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Turn The Page!

Book20dog"Outside of a dog, a book is man's best friend.  Inside of a dog, it's too dark to read."  -Groucho Marx.

That's one of my favorite quotes of all time.  I have a dog, and I have books.  If my dog is curled up napping on my stomach while I'm reading a book, I'm in heaven.  Summer is my favorite time to get caught up on reading.  The pace slows down, and the stack of books that beckons throughout the frantic pace of fall-winter-spring is finally given the attention it so rightly deserves.  Besides a couple of enjoyable novels, I tend to pick a "theme" for my professional reading list each summer.  Last summer, I indulged in books about story-telling because I wanted to become a better story-teller.  We all tell stories, whether we know it or not.  Every time we lead a PowerPoint presentation (if we're doing it right), we're telling a story.

This year, the chosen theme is workplace civility and organizational culture.  Having just released a book on office politics, it seemed only fitting.  Another thing about me that you should know is that I never just read one book at a time.  I like to read concurrently two or three books which complement each other.  Then I play off the authors' words in my mind, as if they were in the room with me having a conversation.  My first two books for this summer's list are two sides of the same coin:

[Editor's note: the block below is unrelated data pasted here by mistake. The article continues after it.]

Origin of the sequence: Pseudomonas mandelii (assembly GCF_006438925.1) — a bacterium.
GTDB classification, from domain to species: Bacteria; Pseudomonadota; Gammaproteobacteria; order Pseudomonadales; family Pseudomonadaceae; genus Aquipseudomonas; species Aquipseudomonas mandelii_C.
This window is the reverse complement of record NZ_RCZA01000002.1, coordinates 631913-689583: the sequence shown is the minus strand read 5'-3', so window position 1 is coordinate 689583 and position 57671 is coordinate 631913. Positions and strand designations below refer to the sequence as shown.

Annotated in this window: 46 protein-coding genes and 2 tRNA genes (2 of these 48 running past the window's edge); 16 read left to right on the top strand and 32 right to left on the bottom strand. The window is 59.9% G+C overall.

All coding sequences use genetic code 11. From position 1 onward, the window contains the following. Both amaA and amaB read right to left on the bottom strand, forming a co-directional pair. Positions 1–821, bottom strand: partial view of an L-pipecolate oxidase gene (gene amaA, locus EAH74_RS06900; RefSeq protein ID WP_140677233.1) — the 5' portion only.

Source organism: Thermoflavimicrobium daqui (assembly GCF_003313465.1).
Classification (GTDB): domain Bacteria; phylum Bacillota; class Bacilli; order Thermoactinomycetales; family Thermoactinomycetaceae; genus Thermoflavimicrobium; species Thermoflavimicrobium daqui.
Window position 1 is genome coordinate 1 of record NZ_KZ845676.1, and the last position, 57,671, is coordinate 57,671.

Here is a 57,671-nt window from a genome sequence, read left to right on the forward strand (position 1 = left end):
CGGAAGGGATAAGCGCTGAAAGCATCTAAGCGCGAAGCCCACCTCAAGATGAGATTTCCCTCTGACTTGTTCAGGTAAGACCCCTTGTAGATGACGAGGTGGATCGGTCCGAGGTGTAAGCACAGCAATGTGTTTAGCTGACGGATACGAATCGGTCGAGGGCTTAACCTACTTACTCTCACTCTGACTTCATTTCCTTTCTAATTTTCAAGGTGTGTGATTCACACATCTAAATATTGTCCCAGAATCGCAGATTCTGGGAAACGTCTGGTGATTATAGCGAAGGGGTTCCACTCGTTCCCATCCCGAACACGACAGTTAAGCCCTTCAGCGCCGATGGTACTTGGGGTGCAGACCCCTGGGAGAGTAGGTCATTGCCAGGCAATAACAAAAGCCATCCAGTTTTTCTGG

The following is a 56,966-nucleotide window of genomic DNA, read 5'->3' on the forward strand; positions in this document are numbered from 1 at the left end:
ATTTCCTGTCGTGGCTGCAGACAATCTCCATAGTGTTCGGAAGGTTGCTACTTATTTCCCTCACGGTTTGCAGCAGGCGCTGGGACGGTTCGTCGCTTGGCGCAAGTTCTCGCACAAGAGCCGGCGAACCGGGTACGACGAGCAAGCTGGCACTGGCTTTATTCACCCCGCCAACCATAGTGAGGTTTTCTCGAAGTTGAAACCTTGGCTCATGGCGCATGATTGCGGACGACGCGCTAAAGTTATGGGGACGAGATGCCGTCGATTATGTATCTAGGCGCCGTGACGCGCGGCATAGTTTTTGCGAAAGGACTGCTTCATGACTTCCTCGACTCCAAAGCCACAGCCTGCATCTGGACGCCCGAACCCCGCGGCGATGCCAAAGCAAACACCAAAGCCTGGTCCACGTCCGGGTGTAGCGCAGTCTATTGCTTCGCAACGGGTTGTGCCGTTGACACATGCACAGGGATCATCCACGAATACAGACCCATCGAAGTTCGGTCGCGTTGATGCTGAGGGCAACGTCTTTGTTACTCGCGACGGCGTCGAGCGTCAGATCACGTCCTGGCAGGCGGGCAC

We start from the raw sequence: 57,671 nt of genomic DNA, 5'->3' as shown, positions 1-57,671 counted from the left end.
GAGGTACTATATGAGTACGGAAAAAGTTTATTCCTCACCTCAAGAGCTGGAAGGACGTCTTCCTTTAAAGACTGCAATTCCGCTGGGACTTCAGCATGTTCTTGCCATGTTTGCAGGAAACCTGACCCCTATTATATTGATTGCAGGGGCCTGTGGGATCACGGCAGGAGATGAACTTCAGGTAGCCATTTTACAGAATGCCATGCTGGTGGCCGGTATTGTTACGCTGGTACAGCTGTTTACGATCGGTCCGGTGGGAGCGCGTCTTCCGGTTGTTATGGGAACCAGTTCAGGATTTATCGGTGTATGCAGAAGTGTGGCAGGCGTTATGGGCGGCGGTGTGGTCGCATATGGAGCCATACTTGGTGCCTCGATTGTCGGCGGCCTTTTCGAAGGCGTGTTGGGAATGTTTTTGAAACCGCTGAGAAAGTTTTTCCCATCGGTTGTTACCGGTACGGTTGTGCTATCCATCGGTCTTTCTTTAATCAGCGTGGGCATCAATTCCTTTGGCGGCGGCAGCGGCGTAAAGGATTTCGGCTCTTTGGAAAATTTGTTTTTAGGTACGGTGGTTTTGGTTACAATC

The No Asshole Rule by Robert Sutton, PhD

The Power of Nice by Linda Kaplan Thaler and Robin Koval

Wow!  If the three of them ever went on a speaking circuit together, I could only imagine the number of workplaces and lives they could transform.  The basic premise of both of their books is the same:  "Mean people suck, so why not be genuinely nice?"  (Notice the adverb I added; I've not forgotten my earlier post on the subject.)  Both books do a wonderful job of mixing personal anecdotal evidence with scientific studies, with a healthy side of stories of media stars to support their approaches.

There were some recurring themes that permeated both books that deserve highlighting: